What is stopping leaders from achieving carbon neutrality and what is accelerating progress?
Lack of knowledge is a big factor. Only one-third of those surveyed know the tools and methodologies for defining, measuring and achieving a carbon neutrality strategy. Only 16% of companies with less than 500 employees have already carried out a carbon assessment and 17% of all companies have conducted carbon lifecycle analyses. This rise to 40% of large companies and 31% of companies in the construction sector.
Lack of internal resources is another. Small companies and certain business sectors (especially industry and transportation) have difficulty understanding the mechanisms that will enable them to build a net-zero emissions pathway due to a lack of internal resources and skills and a detailed knowledge of existing tools and methodologies that could help them. Only 40% of executives believe they have the human resources and skills needed to achieve this goal, that figure rises to 51% for large companies and intermediate sized companies (‘entreprises de taille intermédiaire’).
What did respondents say would help them with their carbon neutral journey?
Simplified funding: 60% of managers would like to simplify and reduce administrative procedures to access aid and funding and accelerate the implementation of projects.
There is also the question of tax. Respondents told us they would welcome the introduction of carbon taxes at European borders that would boost the competitiveness of products, compared to companies outside Europe which may not bear a specific carbon tax, with a carbon footprint that was compatible with the Paris Agreement. This would also reward good performers and industries investing in green technologies.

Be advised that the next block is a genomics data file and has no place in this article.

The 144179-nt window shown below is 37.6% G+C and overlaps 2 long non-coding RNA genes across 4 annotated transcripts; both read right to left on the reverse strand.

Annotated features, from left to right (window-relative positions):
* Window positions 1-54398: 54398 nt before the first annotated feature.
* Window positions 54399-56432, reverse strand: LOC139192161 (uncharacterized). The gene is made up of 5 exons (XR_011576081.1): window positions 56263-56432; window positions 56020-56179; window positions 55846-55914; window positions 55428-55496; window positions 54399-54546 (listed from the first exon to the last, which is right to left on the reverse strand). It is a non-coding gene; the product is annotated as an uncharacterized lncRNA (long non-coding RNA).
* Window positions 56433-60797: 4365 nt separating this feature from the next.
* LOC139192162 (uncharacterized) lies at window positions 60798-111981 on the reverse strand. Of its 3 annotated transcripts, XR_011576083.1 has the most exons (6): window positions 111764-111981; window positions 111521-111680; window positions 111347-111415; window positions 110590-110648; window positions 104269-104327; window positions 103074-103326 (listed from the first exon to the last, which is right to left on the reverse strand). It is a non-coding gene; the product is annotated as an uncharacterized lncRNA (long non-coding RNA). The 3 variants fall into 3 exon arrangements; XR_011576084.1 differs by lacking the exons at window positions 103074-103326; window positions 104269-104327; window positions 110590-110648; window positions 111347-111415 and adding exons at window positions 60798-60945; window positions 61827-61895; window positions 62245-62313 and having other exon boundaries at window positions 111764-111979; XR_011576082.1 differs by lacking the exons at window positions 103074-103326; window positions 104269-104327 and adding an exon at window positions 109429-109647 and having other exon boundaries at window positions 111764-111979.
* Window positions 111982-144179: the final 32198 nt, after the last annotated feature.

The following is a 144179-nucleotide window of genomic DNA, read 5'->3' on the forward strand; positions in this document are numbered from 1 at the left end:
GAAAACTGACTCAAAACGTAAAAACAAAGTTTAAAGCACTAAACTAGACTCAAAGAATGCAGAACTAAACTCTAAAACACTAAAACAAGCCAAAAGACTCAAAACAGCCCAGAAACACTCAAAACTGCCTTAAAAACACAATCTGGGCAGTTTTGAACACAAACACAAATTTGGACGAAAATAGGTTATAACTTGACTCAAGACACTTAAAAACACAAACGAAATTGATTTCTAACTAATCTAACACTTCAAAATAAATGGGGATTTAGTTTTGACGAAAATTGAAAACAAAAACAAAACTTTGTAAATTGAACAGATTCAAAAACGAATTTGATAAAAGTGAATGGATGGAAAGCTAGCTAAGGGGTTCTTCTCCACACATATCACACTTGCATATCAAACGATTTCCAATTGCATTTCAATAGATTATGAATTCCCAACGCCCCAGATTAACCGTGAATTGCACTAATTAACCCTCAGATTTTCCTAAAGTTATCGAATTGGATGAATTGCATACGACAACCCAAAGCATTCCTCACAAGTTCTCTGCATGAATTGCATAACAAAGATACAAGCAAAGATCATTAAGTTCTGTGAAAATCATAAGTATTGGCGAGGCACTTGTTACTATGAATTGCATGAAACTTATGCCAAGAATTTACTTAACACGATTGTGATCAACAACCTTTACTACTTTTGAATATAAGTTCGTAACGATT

And thirdly, more collaboration. Some 42% of those surveyed would like to bring all stakeholders, major public and private contractors and investors to the table. A company cannot move towards carbon neutrality without the contribution of its entire ecosystem.
How do you see the role of the business in the world going carbon neutral?
The two-degree goal will not be achievable without the commitment and contribution of business. While governments have to lead by guiding and encouraging everyone to reduce carbon emissions, as evidenced by the unprecedented acceleration of legislation and regulations, the role and ‘buy-in’ of business is essential. Being carbon neutral is our common goal. Each and everyone will have to contribute, as nobody nor any company can be carbon neutral by itself.
While our results may seem disappointing, they draw attention to what needs to change and how businesses can improve. For instance, businesses need to introduce more training on carbon neutrality, the public sector needs to introduce more regulation and financing to support the ecological transition, and leaders have to consider adjusting their business models to make carbon neutrality a realistic outcome.
This is a marathon not a sprint and we hope our findings help business leaders take the necessary next step.
You can find all the survey results and read the full report here: “Les dirigeants d’entreprises face à la neutralité carbone: au-delà de la volonté, quelle réalité?”